When I first made the decision to have topless photos taken when I was a teenager, I had no appreciation of how the internet worked. When a photo of you gets put online then it’s out there forever, and people seem to be able to use it however they want with impunity.
‘My photos are everywhere and it’s happening repeatedly’
In the UK there are laws around how photographs can be shared or used online, but they don’t all fit into one neat set of rules.
There are copyright laws meaning if you took the photo and own the copyright then you can request that it is taken down.
The challenge I have is that a lot of the photos were taken of me but not by me, so I don’t own the copyright.
If someone is using your photos to catfish people then it could be covered by laws around fraud, however this depends on the circumstances.
There are also much newer laws relating to so-called “revenge porn” – also known as image-based sexual abuse.
“Revenge porn” – the sharing of private or sexual images or videos of a person without their consent – became an offence in England and Wales in April 2015. Similar laws were later introduced in Northern Ireland and Scotland.
But for this to be applicable you need to prove that there was intent to cause harm to the person whose photos are being shared and proving someone’s intention can be very difficult.
On top of that, the internet is global and laws only cover one country at a time. My photos are everywhere and it’s happening repeatedly.
‘It felt devastating. How often had my images been used?’
What I’d never understood is who the people using my photos might be and that’s when I came across the term “e-whoring,” which is a more extreme version of catfishing using nude images.
Pictures of people – mostly women – are traded and sold in packs between scammers. Then they impersonate those women to get money out of unsuspecting victims.
Looking at the sites where these images are sold is pretty grim. Peoples’ pictures are being traded and sold like Pokémon cards. There’s also a community built around it in forums and chat rooms where stolen pictures are traded.
Sometimes people in these groups ask for help identifying women so they can find more pictures of her. I decided to post my own picture there to find out if my photos had been used in this way.
Within two minutes, someone said they had a pack of my photos and were willing to sell it to me for a $15 (£11) Amazon Gift Card.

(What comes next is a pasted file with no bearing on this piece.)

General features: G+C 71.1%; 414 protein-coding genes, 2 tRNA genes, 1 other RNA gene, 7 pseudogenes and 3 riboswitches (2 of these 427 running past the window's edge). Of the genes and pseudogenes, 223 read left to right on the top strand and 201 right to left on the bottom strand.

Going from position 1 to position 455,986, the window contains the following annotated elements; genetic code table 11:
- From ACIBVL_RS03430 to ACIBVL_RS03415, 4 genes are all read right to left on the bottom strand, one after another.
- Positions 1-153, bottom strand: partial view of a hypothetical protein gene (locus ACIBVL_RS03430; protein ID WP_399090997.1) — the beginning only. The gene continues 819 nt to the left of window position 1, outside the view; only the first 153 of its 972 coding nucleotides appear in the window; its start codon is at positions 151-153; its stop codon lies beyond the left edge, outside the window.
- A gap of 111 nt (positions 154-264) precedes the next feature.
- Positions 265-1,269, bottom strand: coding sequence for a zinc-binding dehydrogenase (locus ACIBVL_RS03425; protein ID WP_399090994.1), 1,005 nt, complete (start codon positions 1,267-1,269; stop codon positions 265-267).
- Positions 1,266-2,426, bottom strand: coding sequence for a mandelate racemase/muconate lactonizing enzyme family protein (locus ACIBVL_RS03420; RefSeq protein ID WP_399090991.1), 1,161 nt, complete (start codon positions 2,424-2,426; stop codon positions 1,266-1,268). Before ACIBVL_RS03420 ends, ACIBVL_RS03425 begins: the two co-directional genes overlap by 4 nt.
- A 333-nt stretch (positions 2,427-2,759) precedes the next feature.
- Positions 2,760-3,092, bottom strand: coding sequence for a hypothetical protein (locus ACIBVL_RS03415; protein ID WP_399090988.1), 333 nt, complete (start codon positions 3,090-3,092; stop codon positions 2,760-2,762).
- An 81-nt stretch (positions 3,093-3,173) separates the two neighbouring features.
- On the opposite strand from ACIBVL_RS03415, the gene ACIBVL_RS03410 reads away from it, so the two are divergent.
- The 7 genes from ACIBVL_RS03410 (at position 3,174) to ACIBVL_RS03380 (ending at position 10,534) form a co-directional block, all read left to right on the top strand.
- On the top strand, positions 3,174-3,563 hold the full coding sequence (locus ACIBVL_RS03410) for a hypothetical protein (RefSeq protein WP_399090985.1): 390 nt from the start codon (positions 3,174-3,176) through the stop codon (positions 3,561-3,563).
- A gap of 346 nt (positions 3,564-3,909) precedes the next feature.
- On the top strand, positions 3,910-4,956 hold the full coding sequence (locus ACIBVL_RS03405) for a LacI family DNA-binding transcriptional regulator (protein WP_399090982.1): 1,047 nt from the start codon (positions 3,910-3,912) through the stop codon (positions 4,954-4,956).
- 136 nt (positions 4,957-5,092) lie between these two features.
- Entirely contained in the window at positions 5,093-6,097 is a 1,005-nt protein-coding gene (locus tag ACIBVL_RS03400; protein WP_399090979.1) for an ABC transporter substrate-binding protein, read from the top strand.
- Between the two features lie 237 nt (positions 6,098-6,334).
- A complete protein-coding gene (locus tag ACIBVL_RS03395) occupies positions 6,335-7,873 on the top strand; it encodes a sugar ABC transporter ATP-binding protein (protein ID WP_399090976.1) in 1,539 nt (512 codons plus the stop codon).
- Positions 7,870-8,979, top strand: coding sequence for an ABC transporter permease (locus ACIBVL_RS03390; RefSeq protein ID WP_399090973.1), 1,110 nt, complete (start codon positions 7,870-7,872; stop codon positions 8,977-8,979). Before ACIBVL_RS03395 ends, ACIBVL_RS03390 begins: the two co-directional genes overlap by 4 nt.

It felt devastating. Just how often have my photos been used for them to recognise me so quickly?
The community of people who trade pictures like this is an incredibly secretive one, and I only managed to find one person who was willing to talk to me openly.
Aku, whose name we have changed, is now in his 20s and lives in New York. He said he was recruited into it when he was 13 by older teenagers and explained how people involved in it would stalk peoples’ Instagram profiles then take their pictures.
Disturbingly, he told me that photos and pictures of “revenge porn” would be used, although he said he never used them himself.
“[With] e-whoring… you’re scamming people and you’re actually looking to exploit people for your own financial gain,” Aku told me. “And as I got older I saw that these people are actually going through something and I felt bad every single time I was doing it, so I just said ‘you know what, I’m just not doing this anymore’ and I just gave up on it.”
It was clear Aku felt remorse for the people he had exploited but I wondered whether he’d ever thought about the women in the images he used.
“These pictures were [from] cam girls,” he said. “I mean, you put yourself out there.
“Considering we know the risks of the Internet, it’s like, were you not expecting this to happen?”
Although I know there will be many people who agree with Aku, I don’t think I or anyone else should expect photos of themselves to be misused. I don’t think I should accept that my identity is being sold and traded online without my consent.
I hope that something can change in how consent is seen when it comes to photos that are shared online. To me, it’s simple: if you consent to a photo being taken in one context, it doesn’t mean it can be used however and wherever anyone chooses.
By: Jess Davies